Lionsgate // 2009 // 95 Minutes // Rated R
Reviewed by Judge Eric Profancik (Retired) // January 18th, 2010
Dumb. That's the word that came to mind when I saw the trailer for Gamer. Obviously many others agreed as it bombed at the box office. While I won't spend $10 to see something that stupid at theaters, I'm not against reviewing or renting such a title for home viewing. I love action movies and quality explosions, and I believed Gamer would fill the bill. Knowing its history I expected a simple Blu-ray to while away a couple of hours. Oops. I was wrong.
With Ken Castle's (Michael C. Hall, Dexter) invention of "Society," a place where real people control other real people (i.e. living avatars) via computer, mankind began its abandonment of all sense of decency and morality. This technological innovation captured the world's attention, but in all things people got bored and wanted more. Enter "Slayers," a pay-per-view television series where convicts are controlled by other people in a multiplayer environment. It's playing a death match video game with real people who have to do what you tell them.
Why would convicts or the world agree to legalized murder? For if a convict survives 30 matches he wins his freedom. Kable (Gerard Butler, 300) has won 26 matches, more than anyone else in "Slayers" history. The world is entertained, Castle earns millions of dollars, but Kable cannot be allowed to win. Soon Kable and his controller, Simon (Logan Lerman, 3:10 to Yuma), find themselves caught in a tug-of-war between Castle and a group of rebels called "Humanz." Humanz decry what Castle has done, and they are infiltrating his system to put an end to all his games.
Gamer is one of those interesting juxtapositions of positive and negative. Clearly, Gamer is a bad movie. It's filled with a stupid plot reflecting today's society, less than exemplary acting, and enough editing cuts to cause an aneurism. I watched it, knew it was bad, knew it was derivative, and knew it was a highly polished turd; yet it somehow just isn't as bad as it should be. I honestly hate to say it, but I did enjoy Gamer -- not a lot, but enough to tip the scales in its favor.
Coming from the deranged minds of Neveldine/Taylor (a.k.a. Mark Neveldine and Brian Taylor, the men behind Crank and Crank 2), Gamer is positively aimed at teenaged boys -- despite its R rating. Boys of that age don't care about a cohesive, smart plot; they don't care this story is a blatant amalgamation of Death Race, The Running Man, and Surrogates; and they don't care if the actors can't act their way anywhere near an Oscar®. Nope. They are far more interested in the realization of videogames to the real world, with living avatars, and real people getting fragged. If that weren't enough, the boys can experience further excitation with the copious number of boobies and tight, skimpy outfits scattered throughout the film. Gamer is the actualization of that generation's wet dream.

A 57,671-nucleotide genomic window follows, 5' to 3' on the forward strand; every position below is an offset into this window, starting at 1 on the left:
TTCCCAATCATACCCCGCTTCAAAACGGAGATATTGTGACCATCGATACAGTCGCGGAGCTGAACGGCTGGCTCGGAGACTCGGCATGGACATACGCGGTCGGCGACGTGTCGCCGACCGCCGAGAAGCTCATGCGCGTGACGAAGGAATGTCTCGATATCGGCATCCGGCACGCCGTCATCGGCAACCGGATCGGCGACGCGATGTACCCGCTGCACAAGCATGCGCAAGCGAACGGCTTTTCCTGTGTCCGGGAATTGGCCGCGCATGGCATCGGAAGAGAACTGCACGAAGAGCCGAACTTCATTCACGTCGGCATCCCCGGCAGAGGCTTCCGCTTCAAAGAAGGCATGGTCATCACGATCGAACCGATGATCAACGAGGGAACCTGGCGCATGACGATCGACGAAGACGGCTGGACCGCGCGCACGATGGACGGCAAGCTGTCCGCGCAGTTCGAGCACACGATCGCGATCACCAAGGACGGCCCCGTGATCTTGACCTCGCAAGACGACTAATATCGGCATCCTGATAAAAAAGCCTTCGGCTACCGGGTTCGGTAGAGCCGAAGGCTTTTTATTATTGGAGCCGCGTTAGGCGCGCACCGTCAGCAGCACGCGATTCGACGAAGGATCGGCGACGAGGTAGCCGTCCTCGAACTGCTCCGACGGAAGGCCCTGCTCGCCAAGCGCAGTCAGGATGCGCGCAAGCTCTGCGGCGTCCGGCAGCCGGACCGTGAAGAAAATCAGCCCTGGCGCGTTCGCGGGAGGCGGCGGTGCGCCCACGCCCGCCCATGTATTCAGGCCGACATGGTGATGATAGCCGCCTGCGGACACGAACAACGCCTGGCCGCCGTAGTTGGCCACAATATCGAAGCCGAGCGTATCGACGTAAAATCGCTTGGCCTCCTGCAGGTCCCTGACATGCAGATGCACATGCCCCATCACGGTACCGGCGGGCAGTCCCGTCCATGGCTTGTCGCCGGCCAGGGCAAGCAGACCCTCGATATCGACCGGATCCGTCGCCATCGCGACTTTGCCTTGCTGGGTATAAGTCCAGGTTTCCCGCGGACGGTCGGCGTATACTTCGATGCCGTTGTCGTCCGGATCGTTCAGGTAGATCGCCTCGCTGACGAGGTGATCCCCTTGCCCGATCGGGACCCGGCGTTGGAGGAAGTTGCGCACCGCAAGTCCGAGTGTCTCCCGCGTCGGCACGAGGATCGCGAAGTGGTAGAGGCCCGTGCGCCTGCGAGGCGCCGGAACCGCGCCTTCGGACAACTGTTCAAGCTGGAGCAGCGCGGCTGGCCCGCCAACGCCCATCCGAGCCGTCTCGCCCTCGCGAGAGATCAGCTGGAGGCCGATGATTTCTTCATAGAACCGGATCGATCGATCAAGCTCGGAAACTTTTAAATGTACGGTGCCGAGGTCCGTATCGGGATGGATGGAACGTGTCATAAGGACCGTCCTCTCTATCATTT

What does that say about me in that I enjoyed this?
Adding to my confusion is the ample number of bigger, albeit B-list, names in this movie. How or why are they are part of this one? Gerard Butler, Michael C. Hall, Kyra Sedgwick (The Closer), Terry Crews (Friday After Next), Ludacris, Milo Ventimiglia (Rock Balboa), John de Lancie (Star Trek: The Next Generation), and John Leguizamo (Moulin Rouge) are all in this movie. That's a lot of "talent" for such a whiff of a film. I think they've all done stuff with the dynamic duo before or have wanted to do something with them; but seeing Crank and now Gamer, I don't see the appeal.
The highlight of Gamer (or at least the part I believe will entice its target audience the most) is the "Slayers" segments. Here we have Kable, controlled by Simon, working through various abandoned environments, dodging bullets, explosions, and all manner of obstacles, to reach the save point -- the end of the game. While the sequences definitely have some potential and some excitement, the outrageous and constant editing (and imposition of the GUI interface between Kable and Simon) are completely distracting. There's never more than five seconds before there's a cut or transition to something else. It's just chop, chop, chop, chop, chop, and who cares about long takes. I like long takes. I like to see a distinct progression and flow from A to Z, in more than iota-sized chunks. (Perhaps that's why I'll give all the Matrix movies some props as all the fight sequences have long takes.) On top of that, there's no larger flow to the action sequences. In one of the commentaries, the directors brazenly say "there's no way to storyboard such action sequences." The result is a level of randomness to the mayhem. Now, on the page, that sounds good. Visually, it doesn't work because you need certain flow to the battle. Still, stuff blows up good.